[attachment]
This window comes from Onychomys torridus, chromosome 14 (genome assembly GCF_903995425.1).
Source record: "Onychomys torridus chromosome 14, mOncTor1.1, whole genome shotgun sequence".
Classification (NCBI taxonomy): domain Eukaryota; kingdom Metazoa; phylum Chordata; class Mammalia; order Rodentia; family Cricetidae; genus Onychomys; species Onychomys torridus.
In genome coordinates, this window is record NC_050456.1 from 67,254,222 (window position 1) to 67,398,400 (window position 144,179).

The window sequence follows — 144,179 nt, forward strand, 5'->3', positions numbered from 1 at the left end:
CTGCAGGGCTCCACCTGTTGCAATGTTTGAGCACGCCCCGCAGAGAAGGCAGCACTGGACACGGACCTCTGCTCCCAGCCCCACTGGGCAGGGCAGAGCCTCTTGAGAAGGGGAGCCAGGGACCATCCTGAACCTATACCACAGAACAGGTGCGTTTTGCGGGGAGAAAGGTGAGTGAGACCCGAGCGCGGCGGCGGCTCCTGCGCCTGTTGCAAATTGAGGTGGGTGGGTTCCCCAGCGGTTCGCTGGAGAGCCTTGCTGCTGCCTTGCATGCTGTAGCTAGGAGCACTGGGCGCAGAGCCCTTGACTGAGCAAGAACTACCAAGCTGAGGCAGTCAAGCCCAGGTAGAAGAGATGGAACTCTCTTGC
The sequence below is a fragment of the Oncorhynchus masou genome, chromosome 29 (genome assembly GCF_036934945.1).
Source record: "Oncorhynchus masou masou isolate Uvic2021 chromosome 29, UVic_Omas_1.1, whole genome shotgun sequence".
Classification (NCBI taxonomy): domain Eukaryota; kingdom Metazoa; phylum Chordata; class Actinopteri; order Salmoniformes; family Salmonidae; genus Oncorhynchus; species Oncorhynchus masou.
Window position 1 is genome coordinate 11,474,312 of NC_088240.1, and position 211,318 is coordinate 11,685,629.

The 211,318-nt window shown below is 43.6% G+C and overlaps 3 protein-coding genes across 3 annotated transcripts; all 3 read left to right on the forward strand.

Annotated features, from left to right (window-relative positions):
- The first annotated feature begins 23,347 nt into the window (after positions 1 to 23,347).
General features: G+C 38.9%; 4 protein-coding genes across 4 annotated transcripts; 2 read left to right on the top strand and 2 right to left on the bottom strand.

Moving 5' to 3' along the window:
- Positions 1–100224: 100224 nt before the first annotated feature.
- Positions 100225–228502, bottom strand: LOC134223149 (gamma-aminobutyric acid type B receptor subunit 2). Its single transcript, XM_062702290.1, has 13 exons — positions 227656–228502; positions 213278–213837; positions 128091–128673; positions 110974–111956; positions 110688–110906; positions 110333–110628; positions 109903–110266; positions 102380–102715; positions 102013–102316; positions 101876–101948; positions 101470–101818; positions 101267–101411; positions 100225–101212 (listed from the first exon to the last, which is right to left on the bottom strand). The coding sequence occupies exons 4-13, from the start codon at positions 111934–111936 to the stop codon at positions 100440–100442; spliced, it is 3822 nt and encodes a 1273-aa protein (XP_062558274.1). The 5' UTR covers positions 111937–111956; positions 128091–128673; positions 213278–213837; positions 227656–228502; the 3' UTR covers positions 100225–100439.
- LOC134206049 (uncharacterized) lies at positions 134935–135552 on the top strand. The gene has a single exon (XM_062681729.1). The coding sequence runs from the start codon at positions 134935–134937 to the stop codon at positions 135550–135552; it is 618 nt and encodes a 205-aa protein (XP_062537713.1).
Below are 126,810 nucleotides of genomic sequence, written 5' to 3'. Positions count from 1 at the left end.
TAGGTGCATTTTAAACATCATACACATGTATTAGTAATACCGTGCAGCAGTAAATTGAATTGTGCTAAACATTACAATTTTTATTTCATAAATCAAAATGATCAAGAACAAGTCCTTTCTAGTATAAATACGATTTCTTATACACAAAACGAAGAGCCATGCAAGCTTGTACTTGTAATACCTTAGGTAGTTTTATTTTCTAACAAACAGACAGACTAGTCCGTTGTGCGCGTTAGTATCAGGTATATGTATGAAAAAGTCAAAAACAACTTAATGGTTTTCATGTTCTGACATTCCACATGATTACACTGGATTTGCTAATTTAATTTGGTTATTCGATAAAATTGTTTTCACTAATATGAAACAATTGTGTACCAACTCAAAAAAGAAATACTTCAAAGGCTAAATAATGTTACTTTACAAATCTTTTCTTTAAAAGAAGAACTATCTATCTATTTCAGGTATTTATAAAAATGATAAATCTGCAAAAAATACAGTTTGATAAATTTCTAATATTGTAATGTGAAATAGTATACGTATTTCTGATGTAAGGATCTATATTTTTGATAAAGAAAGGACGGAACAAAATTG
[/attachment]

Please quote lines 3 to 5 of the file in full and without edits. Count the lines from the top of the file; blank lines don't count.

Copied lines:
Classification (NCBI taxonomy): domain Eukaryota; kingdom Metazoa; phylum Chordata; class Mammalia; order Rodentia; family Cricetidae; genus Onychomys; species Onychomys torridus.
In genome coordinates, this window is record NC_050456.1 from 67,254,222 (window position 1) to 67,398,400 (window position 144,179).

The window sequence follows — 144,179 nt, forward strand, 5'->3', positions numbered from 1 at the left end: